Submitted by Maria.Kapsalaki on Wed, 01/29/2020 - 12:12
The association between indoor air quality (IAQ) and sleep quality was investigated in this study. A total of 27 participants (14 males and 13 females, 20-33 yrs.) without any sleep disorders and chronic diseases were recruited and divided into two groups: a polysomnography (PSG) group and a non-PSG group. The IAQ was changed by opening or closing windows. There were two phases for the experiment and two nights in each phase including one adaptive night and one test night, and around one-week washout period between two phases.
Submitted by Maria.Kapsalaki on Wed, 01/29/2020 - 12:10
More than 20 years of one’s life is spent in the bedroom when sleeping. Sleep quality is essential for our health, well-being and next-day performance. However, there is very little information on how bedroom air quality affects the quality of sleep. One of the reason could be that the accurate measurements of the quality of sleep have been the domain of sleep research groups and sleep laboratories using polysomnography. In the recent years, however, many low-cost sleep monitors and actigraphs made their way into the market.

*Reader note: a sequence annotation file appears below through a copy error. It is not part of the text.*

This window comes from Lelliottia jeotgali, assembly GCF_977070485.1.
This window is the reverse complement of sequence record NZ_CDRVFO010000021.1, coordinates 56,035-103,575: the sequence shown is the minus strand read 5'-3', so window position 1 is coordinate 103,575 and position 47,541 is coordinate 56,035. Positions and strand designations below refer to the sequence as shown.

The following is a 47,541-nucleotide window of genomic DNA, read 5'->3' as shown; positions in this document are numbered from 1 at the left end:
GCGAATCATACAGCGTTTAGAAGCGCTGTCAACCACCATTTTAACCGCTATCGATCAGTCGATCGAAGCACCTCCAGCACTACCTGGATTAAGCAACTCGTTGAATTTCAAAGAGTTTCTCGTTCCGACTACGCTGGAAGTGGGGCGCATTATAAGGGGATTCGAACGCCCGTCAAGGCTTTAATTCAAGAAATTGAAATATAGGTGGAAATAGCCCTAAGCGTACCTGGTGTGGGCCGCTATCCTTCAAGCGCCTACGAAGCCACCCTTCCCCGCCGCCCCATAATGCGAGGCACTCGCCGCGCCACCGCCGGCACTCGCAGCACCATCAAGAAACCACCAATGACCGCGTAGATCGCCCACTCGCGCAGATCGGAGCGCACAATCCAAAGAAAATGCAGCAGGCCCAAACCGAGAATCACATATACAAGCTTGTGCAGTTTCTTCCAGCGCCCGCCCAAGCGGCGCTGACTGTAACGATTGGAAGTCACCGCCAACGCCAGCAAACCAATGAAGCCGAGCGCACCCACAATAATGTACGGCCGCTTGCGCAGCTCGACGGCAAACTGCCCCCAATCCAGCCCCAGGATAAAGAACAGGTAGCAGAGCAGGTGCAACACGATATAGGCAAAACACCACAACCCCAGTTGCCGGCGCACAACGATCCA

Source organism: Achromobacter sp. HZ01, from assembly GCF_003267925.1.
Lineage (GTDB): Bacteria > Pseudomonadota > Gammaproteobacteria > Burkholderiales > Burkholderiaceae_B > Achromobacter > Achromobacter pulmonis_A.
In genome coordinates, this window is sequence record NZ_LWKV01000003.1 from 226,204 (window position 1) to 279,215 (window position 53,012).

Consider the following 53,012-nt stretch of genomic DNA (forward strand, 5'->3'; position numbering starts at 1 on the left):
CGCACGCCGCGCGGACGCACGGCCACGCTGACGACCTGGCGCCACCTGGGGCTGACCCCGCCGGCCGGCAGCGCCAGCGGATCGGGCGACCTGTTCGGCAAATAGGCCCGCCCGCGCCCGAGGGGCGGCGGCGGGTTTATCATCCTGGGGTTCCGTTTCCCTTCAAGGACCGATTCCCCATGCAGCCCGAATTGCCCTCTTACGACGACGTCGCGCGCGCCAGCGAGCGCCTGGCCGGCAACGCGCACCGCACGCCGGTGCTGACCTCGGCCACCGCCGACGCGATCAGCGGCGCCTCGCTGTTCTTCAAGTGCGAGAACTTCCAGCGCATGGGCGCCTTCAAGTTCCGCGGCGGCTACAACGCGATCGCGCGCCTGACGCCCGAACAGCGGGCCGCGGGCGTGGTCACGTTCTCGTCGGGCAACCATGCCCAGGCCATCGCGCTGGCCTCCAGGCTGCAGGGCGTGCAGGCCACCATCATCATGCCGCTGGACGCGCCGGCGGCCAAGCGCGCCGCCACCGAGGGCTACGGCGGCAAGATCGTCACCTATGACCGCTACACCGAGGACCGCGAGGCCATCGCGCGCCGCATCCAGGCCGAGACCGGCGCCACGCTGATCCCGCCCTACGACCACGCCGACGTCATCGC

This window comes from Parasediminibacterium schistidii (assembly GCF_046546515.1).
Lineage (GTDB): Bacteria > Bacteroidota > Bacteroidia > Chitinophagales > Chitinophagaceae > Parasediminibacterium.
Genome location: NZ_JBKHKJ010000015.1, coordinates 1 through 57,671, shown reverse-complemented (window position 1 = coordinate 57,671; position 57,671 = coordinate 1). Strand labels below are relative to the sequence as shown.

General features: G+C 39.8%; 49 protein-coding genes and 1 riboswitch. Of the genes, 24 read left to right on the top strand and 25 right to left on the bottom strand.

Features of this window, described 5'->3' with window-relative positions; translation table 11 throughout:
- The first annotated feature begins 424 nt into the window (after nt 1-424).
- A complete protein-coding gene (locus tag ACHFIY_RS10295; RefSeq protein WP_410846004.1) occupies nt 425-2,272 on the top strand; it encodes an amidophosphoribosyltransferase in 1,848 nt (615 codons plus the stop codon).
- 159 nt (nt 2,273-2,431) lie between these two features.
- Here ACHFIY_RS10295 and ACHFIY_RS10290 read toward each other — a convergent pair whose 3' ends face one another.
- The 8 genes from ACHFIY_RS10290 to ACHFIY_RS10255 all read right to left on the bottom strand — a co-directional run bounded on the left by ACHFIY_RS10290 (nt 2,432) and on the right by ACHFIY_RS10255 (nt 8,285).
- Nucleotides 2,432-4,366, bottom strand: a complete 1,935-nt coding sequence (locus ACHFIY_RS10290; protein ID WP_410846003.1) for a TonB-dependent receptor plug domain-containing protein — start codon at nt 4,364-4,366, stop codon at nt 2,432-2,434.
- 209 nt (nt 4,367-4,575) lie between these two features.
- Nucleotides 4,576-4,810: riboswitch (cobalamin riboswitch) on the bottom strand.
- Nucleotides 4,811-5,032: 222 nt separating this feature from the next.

Submitted by Maria.Kapsalaki on Tue, 03/22/2016 - 09:23
At typical indoor CO2 levels there is no scientific evidence that CO2 is harmful to comfort and health of healthy persons, though there is a potential for negative effects on some aspects of performance. Research also indicates that insufficient bedroom ventilation may negatively affect the quality of sleep.